On we move to an important observation from Patently-O, a popular Web site which mostly attracts American patent lawyers and even — allegedly — SCOTUS (Supreme Court of the United States) appointees. Patently-O points out that not enough computer scientists occupy the USPTO, which implies insufficient knowledge about software patents.

Professors Ralph Clifford, Tom Field, and Jon Cavicchi have published an interesting study on the technical backgrounds of patent attorneys and agents. After the trio submitted a FOIA request, the PTO handed-over 50,000 pages of patent bar registration applications. Using that information, the trio created a database of registered patent attorneys and their associated degrees/schools.

The paper makes the legitimate argument that the PTO should allow folks with a computer science degree to register — especially with the rise in the number of inventions related to computer science. “[A]n institutional bias exists within the PTO that prevents software-savvy individuals from registering with the Office.”

This is a serious problem. A lot of patent lawyers who are proponents of CII simply don’t understand how computational machines work; some ignorantly deny that computer programs (algorithms) can be encoded as mathematical formulae. That patent clerks at the USPTO fail to perceive it is a true travesty, not to mention similar problems among policy-makers, including Justices at SCOTUS.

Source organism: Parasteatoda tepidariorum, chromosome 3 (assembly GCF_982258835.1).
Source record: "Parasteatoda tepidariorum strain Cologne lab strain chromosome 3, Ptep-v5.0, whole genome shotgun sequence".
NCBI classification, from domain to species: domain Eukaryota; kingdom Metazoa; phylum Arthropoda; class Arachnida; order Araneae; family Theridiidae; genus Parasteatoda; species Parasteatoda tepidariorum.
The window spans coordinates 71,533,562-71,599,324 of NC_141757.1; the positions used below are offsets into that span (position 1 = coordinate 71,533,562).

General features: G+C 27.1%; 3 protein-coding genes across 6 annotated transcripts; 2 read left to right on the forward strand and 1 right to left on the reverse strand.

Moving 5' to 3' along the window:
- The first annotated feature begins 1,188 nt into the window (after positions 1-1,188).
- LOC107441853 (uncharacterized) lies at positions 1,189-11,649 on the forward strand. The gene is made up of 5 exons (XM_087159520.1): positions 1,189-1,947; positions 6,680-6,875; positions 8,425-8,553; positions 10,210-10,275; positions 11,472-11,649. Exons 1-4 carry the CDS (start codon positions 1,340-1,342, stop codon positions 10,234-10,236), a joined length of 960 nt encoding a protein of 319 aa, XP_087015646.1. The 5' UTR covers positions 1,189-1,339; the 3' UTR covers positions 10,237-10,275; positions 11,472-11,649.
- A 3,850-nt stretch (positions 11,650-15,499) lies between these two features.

Law Pundit has published this new post about a patent troll called George Selden. He is a patent lawyer who claimed a monopoly on the automobile. This sounds like some story out of science fiction, but it’s not.

The fix in which modern technology finds itself today as the result of our ill-conceived and smothering patent laws is unfortunately nothing new, but was a battle fought more than a century ago over patent rights to the invention of the automobile.

Thankfully for the future development of the automobile industry, legal common sense only prevailed due to the tenacity of Henry Ford, who prevailed over “virtual” inventor George B. Selden upon appeal, in a story in which the otherwise unknown Selden is the main character.

Rambus, which is a shameful aggressor (greatly loathed by many of its peers in industry), keeps ramming the bus [pun] into just about every technology company in the area, using submarine patents [1, 2, 3, 4, 5, 6, 7, 8, 9]. How destructive. It is now targeting Big Blue again:

Chip designer Rambus Inc (RMBS.O) has sued International Business Machines Corp (IBM.N), seeking to reverse a federal agency finding that its patent for a memory system was not infringed.

Pubpat.org (Public Patent Foundation or PUBPAT for short) offers a glimpse at the fact that, once we depart from the field of technology, patents may also deal with life and death very directly. We call these death patents and HIV/AIDS drugs are invaluable examples of that:

The Public Patent Foundation (PUBPAT) announced today that it has formally asked the United States Patent and Trademark Office to reexamine eight patents held by Abbott Laboratories (NYSE: ABT) relating to the critical HIV/AIDS drug ritonavir, which is marketed by the Chicago, Illinois pharmaceutical giant under the name brand Norvir.